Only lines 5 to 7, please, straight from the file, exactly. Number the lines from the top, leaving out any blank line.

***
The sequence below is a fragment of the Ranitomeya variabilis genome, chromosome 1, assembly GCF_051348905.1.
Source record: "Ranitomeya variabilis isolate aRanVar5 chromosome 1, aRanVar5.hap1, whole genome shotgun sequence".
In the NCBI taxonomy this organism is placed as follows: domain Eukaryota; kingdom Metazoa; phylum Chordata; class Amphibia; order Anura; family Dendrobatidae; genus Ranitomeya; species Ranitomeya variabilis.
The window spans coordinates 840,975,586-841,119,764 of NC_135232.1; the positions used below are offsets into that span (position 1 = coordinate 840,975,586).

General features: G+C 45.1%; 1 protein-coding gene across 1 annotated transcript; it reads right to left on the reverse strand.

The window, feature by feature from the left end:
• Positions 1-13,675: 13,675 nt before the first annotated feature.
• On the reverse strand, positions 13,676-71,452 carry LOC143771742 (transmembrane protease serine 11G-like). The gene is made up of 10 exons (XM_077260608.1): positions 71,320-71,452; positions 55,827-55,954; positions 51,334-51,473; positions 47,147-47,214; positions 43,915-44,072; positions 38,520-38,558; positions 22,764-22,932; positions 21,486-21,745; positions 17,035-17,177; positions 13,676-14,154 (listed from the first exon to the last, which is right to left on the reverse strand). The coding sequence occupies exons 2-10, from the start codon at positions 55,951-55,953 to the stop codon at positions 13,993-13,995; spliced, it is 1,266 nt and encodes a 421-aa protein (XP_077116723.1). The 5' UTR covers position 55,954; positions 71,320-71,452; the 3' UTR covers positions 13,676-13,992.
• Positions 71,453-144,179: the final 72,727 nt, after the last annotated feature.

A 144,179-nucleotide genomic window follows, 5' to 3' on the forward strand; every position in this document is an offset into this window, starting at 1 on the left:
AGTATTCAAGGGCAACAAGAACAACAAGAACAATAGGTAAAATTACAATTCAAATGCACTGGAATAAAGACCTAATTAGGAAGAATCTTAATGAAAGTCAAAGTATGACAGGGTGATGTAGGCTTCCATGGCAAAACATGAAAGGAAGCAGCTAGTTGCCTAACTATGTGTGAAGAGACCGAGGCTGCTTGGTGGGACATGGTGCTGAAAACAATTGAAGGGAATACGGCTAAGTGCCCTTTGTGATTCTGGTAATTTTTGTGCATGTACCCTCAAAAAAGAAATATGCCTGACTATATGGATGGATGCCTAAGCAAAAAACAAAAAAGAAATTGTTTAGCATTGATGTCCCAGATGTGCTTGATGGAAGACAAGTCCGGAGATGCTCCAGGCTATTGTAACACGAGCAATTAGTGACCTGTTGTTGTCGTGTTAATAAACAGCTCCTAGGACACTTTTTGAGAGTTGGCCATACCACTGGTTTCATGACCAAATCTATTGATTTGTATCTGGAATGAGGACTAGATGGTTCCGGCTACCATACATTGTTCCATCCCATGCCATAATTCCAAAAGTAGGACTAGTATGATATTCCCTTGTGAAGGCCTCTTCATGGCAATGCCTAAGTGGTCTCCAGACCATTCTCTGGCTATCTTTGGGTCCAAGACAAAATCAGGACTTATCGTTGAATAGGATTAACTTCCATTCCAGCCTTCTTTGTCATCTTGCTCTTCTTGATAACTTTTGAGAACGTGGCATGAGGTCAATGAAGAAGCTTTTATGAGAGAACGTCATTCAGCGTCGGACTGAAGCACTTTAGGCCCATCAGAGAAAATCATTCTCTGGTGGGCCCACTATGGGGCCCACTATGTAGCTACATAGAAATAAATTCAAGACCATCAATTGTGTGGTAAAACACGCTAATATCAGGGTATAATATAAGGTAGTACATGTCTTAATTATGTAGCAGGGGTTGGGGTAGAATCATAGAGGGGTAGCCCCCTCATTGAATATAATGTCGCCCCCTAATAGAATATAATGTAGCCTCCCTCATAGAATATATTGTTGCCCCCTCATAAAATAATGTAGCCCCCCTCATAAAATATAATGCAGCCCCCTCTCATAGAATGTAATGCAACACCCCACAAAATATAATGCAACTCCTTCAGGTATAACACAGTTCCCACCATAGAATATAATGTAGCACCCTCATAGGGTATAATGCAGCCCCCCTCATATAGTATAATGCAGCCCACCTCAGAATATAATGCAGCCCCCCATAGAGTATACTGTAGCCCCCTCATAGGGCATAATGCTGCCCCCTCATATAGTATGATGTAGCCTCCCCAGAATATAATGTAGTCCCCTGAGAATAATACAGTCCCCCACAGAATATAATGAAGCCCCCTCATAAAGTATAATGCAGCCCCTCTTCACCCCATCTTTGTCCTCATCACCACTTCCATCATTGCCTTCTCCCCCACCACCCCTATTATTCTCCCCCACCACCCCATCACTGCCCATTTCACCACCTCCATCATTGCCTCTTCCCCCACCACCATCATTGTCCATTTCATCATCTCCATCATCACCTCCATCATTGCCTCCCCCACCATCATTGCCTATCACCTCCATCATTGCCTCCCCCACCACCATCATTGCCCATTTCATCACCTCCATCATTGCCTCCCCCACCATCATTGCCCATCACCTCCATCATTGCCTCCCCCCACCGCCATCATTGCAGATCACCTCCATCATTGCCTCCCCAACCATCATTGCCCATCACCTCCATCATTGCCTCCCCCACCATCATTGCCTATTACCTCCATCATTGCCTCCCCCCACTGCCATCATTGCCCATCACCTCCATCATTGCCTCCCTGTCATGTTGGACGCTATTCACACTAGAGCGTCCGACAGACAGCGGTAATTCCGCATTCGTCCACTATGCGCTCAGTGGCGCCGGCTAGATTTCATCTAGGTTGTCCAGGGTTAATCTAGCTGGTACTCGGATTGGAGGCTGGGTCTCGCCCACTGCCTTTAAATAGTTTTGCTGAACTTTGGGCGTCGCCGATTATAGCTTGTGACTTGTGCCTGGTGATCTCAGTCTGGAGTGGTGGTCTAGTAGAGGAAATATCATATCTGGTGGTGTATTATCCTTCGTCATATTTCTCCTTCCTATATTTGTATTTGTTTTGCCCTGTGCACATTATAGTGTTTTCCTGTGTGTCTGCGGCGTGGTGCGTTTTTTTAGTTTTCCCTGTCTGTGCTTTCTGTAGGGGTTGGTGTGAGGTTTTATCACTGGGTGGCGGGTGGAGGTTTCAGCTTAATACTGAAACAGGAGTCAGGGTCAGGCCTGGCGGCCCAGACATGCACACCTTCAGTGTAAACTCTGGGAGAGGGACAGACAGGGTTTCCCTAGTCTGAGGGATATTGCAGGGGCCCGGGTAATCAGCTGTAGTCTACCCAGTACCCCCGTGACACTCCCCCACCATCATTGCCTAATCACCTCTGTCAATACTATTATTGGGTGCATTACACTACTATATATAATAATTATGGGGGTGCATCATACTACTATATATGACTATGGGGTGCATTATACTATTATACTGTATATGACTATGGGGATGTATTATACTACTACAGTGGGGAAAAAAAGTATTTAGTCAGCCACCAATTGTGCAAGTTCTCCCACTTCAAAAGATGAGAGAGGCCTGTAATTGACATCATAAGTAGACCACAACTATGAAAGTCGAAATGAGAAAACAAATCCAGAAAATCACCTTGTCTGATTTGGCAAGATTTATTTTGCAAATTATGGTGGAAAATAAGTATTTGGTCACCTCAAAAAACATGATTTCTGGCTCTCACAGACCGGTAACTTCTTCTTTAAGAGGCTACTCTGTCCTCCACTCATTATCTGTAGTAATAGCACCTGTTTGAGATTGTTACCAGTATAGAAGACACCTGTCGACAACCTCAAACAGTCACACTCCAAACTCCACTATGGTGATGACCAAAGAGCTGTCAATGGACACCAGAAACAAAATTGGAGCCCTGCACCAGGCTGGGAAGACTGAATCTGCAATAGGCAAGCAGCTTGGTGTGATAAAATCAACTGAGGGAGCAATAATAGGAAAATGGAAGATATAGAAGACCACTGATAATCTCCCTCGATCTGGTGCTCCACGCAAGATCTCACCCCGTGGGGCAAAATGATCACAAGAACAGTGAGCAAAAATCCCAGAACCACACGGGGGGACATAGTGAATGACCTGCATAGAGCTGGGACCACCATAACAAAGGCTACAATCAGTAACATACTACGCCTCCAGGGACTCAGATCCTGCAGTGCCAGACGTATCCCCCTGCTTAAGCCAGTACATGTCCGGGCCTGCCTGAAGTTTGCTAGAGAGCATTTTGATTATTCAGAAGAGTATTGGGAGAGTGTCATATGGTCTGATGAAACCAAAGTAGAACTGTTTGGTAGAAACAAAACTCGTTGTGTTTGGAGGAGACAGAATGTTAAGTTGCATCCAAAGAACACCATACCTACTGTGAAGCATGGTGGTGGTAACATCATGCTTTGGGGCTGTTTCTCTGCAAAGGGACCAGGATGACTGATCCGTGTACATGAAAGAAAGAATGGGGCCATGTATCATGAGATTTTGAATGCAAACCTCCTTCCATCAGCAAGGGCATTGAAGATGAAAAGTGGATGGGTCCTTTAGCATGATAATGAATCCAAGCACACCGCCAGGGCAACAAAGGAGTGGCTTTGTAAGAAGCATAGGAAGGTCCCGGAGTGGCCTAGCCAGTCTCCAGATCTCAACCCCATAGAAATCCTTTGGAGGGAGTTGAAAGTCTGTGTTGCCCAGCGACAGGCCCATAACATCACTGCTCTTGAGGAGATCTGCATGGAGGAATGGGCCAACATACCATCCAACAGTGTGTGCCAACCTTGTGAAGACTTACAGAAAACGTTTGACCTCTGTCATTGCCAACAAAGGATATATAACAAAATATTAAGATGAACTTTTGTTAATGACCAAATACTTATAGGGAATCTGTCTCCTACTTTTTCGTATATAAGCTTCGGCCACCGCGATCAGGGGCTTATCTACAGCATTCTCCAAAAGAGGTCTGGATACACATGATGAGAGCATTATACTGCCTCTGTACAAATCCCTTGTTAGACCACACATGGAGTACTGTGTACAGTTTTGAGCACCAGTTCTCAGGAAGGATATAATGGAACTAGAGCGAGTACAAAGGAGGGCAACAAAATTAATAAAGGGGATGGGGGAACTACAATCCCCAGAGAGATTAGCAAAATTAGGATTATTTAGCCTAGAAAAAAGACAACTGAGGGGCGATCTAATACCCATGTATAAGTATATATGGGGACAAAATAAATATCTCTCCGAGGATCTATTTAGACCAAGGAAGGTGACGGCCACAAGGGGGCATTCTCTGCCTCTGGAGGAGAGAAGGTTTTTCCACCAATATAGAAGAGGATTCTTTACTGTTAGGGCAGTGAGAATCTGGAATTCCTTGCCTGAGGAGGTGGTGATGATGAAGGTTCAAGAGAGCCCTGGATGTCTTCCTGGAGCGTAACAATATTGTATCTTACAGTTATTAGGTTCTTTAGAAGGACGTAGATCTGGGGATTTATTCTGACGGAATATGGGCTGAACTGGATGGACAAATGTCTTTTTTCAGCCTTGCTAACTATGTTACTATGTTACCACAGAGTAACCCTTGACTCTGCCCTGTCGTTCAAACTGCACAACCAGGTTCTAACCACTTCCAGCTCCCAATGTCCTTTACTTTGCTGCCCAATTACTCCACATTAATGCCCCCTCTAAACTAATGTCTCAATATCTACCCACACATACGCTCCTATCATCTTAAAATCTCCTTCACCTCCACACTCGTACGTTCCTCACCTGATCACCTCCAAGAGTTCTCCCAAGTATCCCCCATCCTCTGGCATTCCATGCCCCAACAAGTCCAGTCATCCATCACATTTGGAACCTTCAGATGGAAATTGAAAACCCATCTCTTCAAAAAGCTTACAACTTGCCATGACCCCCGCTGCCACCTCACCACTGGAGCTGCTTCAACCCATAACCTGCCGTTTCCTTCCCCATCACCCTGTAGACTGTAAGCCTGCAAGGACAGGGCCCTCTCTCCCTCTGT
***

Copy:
General features: G+C 45.1%; 1 protein-coding gene across 1 annotated transcript; it reads right to left on the reverse strand.

The window, feature by feature from the left end:
• Positions 1-13,675: 13,675 nt before the first annotated feature.